- NewSouth Books
British India, White Australia: Overseas Indians, intercolonial relations and the Empire
- Kama MacLean
- NewSouth Books
- 9.21 X 6.14 X 0.76 inches
- 1.16 pounds
- History > Australia & New Zealand - General
'Commonwealth, curry and cricket' has become the belaboured phrase by which Australia seeks to emphasise its shared colonial heritage with India and improve bilateral relations in the process. Yet it is misleading because the legacy of empire differs in profound ways in both countries.
British India, White Australia explores connections between Australia and India through the lens of the British Empire by tracing the lives of people of Indian descent in Australia, from Australian Federation to Indian independence. The White Australia Policy was firmly in place while both countries were part of the British Empire. Australia was nominally self-governing but still attached very strongly to Britain; India was driven by the desire for independence. The racist immigration policies of dominions like Australia, and Britain's inability to reform them, further animated nationalist sentiments in India.
In this original, landmark work Kama Maclean calls for more meaningful dialogue about and acknowledgment of the constraints placed upon Indians in Australia and those attempting to immigrate. Indians are now the fastest-growing group of migrants in Australia, yet their presence has a long history, as told in this book.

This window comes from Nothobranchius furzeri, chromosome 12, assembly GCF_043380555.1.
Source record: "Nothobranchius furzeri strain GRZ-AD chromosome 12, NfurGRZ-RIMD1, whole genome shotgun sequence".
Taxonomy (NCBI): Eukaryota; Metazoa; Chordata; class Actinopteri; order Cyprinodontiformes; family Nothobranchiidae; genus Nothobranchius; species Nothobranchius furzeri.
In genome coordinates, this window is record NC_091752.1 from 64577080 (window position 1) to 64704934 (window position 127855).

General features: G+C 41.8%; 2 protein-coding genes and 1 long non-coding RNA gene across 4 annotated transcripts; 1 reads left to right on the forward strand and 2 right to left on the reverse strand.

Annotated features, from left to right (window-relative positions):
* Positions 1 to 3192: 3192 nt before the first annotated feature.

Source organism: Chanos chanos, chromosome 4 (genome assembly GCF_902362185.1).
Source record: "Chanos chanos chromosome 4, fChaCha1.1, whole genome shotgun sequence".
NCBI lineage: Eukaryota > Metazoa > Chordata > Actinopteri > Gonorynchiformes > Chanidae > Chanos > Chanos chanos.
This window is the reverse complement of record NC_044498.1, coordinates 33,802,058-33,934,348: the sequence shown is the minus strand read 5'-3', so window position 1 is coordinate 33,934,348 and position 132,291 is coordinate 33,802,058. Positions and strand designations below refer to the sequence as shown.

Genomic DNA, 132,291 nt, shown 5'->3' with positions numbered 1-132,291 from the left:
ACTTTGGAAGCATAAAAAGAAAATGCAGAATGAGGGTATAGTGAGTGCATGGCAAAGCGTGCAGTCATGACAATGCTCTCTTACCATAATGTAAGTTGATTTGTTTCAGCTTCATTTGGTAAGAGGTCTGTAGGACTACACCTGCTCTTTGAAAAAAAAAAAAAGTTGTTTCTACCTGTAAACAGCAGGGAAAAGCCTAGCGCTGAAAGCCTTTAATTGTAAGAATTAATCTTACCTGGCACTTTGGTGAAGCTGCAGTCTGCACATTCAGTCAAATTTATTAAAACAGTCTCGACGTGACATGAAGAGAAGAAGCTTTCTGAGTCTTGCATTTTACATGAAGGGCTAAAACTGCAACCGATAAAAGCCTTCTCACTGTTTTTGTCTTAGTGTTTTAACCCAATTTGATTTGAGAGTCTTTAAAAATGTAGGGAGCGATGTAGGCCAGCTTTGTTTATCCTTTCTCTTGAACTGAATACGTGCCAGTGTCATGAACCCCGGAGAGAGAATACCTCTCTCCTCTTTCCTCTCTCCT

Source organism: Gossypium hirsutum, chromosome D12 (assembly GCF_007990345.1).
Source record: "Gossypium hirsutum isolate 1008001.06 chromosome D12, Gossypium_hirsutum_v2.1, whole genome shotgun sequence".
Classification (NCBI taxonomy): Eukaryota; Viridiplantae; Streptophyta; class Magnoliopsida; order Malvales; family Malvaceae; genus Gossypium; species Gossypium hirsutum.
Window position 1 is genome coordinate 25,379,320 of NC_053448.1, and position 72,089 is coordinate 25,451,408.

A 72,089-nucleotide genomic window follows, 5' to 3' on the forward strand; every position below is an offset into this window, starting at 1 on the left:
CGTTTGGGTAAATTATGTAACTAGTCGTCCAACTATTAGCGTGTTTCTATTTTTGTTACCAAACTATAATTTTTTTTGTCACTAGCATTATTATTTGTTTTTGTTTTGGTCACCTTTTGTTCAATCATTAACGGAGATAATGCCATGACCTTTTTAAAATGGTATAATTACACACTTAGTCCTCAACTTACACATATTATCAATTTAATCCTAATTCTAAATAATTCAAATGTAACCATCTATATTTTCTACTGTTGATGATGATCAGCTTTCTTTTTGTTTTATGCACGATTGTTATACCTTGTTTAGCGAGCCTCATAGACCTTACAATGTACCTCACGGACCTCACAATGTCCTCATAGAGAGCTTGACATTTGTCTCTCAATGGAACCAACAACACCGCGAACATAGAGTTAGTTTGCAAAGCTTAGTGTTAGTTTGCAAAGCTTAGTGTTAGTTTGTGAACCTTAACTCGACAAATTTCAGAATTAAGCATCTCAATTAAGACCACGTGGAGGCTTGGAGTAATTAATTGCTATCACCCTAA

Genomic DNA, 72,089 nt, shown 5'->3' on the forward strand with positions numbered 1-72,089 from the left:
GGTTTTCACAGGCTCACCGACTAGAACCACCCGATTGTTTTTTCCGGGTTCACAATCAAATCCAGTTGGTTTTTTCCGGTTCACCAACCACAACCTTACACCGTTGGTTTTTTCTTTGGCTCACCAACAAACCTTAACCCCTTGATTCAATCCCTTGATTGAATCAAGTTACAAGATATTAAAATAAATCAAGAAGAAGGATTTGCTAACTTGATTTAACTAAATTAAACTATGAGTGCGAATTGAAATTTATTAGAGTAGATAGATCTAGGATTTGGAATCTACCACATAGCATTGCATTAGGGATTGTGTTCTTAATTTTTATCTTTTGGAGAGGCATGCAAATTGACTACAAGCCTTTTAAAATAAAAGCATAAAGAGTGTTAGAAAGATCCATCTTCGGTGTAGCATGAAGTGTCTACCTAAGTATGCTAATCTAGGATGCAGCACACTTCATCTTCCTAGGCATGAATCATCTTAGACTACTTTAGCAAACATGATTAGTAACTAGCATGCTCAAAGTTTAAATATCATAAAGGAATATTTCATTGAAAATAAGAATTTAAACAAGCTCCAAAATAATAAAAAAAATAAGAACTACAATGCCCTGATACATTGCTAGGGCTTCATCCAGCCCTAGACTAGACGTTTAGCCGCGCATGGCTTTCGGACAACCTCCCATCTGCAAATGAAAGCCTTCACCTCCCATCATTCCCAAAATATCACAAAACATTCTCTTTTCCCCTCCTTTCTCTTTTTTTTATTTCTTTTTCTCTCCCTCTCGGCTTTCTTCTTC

Dr Kama Maclean is Associate Professor of South Asian and World History in the School of Humanities (FASS) and editor of South Asia: Journal of South Asian Studies, published by the South Asian Studies Association of Australia.
Kama's first book, Pilgrimage and Power: the Kumbh Mela in Allahabad, was published in New York by Oxford University Press in 2008, and was awarded an Honorable Mention in the Kentish Anand Coomaraswamy Prize, by the Association of Asian Studies in the USA.
In 2009, Kama took up a one year appointment as Professorial Research Fellow at the United Arab Emirates University in Al Ain, where she began to research and write about anticolonial activism in interwar India, a project which focuses largely on the ways in which the actions of what the British called 'the violence movement' impacted on the broader nationalist movement. She has written several articles on this topic and her book, A Revolutionary History of Interwar India: Violence, Image, Voice and Text was published by Hurst & Co (London) and Oxford University Press (New York), 2015 and Penguin (New Delhi, 2016).
In 2012, Kama was awarded an ARC Discovery Grant to complete a project on the extent and impact of social and political relationships between Indians and Australians in the early twentieth century.
Source: University of New South Wales
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